- Series: Penguin Classics
- Paperback: 368 pages
- Publisher: Penguin Classics; Revised ed. edition (April 29, 2003)
- Language: English
- ISBN-10: 0141439661
- ISBN-13: 978-0141439662
- Product Dimensions: 5.1 x 1 x 7.8 inches
- Shipping Weight: 11.2 ounces (View shipping rates and policies)
- Average Customer Review: 5,459 customer reviews
- Amazon Best Sellers Rank: #10,340 in Books (See Top 100 in Books)
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Sense and Sensibility (Penguin Classics) Revised ed. Edition
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About the Author
Jane Austen (1775-1817) was extremely modest about her own genius but has become one of English literature's most famous women writers. She is also the author of Pride and Prejudice, Mansfield Park, Emma, Persuasion and Northanger Abbey.
Ros Ballaster is Professor of 18th Century Studies at Mansfield College, Oxford.
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One of a growing brood of children in a lower middle class family in Portsmouth, Fanny is placed for raising with her much wealthier Aunt and Uncle Bertram at Mansfield Park in the English countryside. The ten year-old Fanny is painfully shy, physically sickly, and less educated than her Bertram cousins, who mostly ignore or make fun of her. Her Aunt Norris, responsible for the day-to-day raising of her cousins, thrives on tormenting Fanny. Only her cousin Edmund takes an interest in her.
Fanny's Uncle, Sir Thomas Bertram, leaves to tend to his estates in Antigua, just as the wealthy and charming siblings Mary and Henry Crawford arrive from London. Mary and Henry will tempt the Mansfield youth into inappropriate behavior, which only Fanny resists. Sir Thomas will restore order when he returns, but at what cost to the household? Fanny herself will be pressured into marriage, facing exile from Mansfield if she refuses. What choices can Fanny make, and how will she find her way to the one man she cares about?
In Mansfield Park, the reader will find an Austen heroine whose attraction is based on her perseverence in the face of very attractive temptations and seemingly reasonable pressures. It is Austen's genius to insert complex characters into the subtle relationships between four families in the story. The story provides a fascinating venue for social commentary and compelling domestic drama. The witty and enthusiastic but morally flawed Crawfords, for example, seem more attractive than the shy, vulnerable, and withdrawn Fanny or the understated Edmund. "Mansfield Park" is recommended to Jane Austen's fans.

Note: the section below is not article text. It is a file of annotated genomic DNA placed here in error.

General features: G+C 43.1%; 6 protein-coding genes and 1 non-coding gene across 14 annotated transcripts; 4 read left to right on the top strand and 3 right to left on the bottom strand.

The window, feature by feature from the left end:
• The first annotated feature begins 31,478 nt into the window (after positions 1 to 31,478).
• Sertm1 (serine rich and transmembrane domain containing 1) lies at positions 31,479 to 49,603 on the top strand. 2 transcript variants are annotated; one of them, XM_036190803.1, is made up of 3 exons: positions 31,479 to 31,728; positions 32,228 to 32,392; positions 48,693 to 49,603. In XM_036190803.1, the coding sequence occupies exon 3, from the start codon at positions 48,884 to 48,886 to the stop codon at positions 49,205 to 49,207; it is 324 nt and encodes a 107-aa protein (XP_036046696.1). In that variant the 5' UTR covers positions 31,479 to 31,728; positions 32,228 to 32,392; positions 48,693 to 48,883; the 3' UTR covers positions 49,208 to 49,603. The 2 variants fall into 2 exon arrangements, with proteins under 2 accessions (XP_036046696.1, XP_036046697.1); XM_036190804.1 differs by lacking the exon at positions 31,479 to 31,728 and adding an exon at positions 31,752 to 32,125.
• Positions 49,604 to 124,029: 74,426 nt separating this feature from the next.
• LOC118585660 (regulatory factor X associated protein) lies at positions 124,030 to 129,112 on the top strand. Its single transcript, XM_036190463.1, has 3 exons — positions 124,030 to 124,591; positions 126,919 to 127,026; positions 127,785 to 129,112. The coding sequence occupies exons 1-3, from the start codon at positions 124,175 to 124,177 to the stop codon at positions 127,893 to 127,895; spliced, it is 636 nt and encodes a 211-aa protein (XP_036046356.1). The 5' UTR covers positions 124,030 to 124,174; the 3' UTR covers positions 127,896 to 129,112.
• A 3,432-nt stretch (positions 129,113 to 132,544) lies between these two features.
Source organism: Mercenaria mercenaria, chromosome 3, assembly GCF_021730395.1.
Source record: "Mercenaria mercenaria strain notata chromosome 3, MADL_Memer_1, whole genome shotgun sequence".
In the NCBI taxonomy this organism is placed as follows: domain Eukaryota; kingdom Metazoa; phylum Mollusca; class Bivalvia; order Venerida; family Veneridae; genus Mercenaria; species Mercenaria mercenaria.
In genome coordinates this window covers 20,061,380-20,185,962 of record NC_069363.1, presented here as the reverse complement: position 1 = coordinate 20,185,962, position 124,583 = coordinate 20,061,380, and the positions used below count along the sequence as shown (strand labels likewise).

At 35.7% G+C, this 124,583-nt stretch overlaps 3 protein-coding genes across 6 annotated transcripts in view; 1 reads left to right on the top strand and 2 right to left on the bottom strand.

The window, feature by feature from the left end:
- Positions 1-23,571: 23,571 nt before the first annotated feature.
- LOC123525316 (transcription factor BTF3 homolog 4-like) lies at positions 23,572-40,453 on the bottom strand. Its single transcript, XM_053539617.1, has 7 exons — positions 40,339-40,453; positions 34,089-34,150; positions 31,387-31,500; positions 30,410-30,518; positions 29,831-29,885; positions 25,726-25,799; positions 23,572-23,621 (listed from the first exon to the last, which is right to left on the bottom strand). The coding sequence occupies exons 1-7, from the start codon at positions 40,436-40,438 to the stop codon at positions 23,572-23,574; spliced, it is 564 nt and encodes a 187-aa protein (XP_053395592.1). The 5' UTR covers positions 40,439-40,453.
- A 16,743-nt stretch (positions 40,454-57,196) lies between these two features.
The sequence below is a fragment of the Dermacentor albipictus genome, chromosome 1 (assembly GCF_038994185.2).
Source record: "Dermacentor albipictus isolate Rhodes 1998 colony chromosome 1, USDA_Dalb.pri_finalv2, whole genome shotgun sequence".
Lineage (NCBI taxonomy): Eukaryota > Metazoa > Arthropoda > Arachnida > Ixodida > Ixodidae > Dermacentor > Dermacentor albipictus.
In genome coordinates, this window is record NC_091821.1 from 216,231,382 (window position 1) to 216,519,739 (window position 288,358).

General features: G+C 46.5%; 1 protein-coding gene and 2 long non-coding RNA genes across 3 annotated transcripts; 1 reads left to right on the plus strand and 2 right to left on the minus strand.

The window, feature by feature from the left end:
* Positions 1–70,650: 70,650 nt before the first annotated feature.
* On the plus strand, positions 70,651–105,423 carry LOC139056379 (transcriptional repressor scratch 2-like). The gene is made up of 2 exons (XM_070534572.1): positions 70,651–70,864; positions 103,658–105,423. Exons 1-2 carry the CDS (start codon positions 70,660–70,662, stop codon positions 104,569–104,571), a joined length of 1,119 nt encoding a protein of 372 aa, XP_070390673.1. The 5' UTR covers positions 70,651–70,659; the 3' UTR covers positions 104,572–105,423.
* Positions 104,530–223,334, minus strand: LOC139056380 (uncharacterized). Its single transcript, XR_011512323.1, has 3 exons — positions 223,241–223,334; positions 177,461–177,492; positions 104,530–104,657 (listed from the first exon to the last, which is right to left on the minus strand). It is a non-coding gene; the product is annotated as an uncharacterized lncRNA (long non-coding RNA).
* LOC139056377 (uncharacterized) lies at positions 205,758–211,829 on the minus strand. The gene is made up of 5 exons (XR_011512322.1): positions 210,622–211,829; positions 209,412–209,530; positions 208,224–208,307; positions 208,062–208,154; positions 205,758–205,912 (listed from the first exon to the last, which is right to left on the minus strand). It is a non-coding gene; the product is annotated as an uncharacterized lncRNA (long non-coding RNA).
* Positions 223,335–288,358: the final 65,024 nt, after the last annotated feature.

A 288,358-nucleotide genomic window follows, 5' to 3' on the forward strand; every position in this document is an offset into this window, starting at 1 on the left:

As the story opens, Sir Walter Elliot, a vain and foppish baronet facing bankruptcy, is persuaded to rent his home and move his family to Bath to economize on expenses. The unmarried middle daughter, Anne, is assigned responsibility for closing up the house and turning it over to the prospsective renters. Anne is shocked to learn that the renters are an Admiral Croft and his wife, whose brother is her former fiancee Frederick Wentworth, once a young naval officer, now a wealthy captain. Their first encounter will be awkward and painful for Anne, who regrets not having married Wentworth. Wentworth himself is still in search of a wife. Thus begins a delicate dance. Can Wentworth pass up younger and more attractive women to take a second look at Anne? Is Anne herself clear in what she wants? Will the two former lovers find a way to a second chance to make the right choice?
In this final novel, Anne wrestles with a dilemma common to Austen heroines, whether to marry for love or money and security. There is much humor and more than a little suspense in Austen's story, and an exploration of the dilemma. "Persuasion" is a well-written and moving story, filled with the usual well-developed characters and often biting social commentary of a Jane Austen novel. It is very highly recommended to her fans and to those readers looking for an excellent period romance.
Most recent customer reviews
A delightful romp on the wild side. Emma is like a modern-day political poll.
Ask a question and you'll get a wrong answer.Born from the Ashes
That is, at least, until the man she loves the most, turns out to be the one she never suspected.Read more